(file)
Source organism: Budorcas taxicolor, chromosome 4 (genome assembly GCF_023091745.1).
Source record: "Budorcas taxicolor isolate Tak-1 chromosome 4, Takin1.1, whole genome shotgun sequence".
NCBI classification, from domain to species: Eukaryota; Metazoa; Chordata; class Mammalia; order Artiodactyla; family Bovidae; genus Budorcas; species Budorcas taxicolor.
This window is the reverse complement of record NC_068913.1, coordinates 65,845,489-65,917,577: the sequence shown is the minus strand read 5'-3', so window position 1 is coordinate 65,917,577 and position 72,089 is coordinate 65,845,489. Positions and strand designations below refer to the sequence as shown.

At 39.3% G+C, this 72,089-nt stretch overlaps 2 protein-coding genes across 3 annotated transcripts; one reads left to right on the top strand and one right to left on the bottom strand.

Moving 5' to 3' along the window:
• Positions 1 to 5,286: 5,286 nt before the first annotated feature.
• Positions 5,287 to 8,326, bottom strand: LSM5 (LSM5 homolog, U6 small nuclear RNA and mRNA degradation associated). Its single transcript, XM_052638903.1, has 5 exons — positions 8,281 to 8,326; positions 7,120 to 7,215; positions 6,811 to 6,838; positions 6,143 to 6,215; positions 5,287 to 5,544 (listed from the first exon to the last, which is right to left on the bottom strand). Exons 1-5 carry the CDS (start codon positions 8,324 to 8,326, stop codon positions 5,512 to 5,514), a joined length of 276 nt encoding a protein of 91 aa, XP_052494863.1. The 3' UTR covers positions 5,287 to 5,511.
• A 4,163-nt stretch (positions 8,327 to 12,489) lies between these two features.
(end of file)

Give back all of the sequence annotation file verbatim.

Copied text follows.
Source organism: Budorcas taxicolor, chromosome 4 (genome assembly GCF_023091745.1).
Source record: "Budorcas taxicolor isolate Tak-1 chromosome 4, Takin1.1, whole genome shotgun sequence".
NCBI classification, from domain to species: Eukaryota; Metazoa; Chordata; class Mammalia; order Artiodactyla; family Bovidae; genus Budorcas; species Budorcas taxicolor.
This window is the reverse complement of record NC_068913.1, coordinates 65,845,489-65,917,577: the sequence shown is the minus strand read 5'-3', so window position 1 is coordinate 65,917,577 and position 72,089 is coordinate 65,845,489. Positions and strand designations below refer to the sequence as shown.

At 39.3% G+C, this 72,089-nt stretch overlaps 2 protein-coding genes across 3 annotated transcripts; one reads left to right on the top strand and one right to left on the bottom strand.

Moving 5' to 3' along the window:
• Positions 1 to 5,286: 5,286 nt before the first annotated feature.
• Positions 5,287 to 8,326, bottom strand: LSM5 (LSM5 homolog, U6 small nuclear RNA and mRNA degradation associated). Its single transcript, XM_052638903.1, has 5 exons — positions 8,281 to 8,326; positions 7,120 to 7,215; positions 6,811 to 6,838; positions 6,143 to 6,215; positions 5,287 to 5,544 (listed from the first exon to the last, which is right to left on the bottom strand). Exons 1-5 carry the CDS (start codon positions 8,324 to 8,326, stop codon positions 5,512 to 5,514), a joined length of 276 nt encoding a protein of 91 aa, XP_052494863.1. The 3' UTR covers positions 5,287 to 5,511.
• A 4,163-nt stretch (positions 8,327 to 12,489) lies between these two features.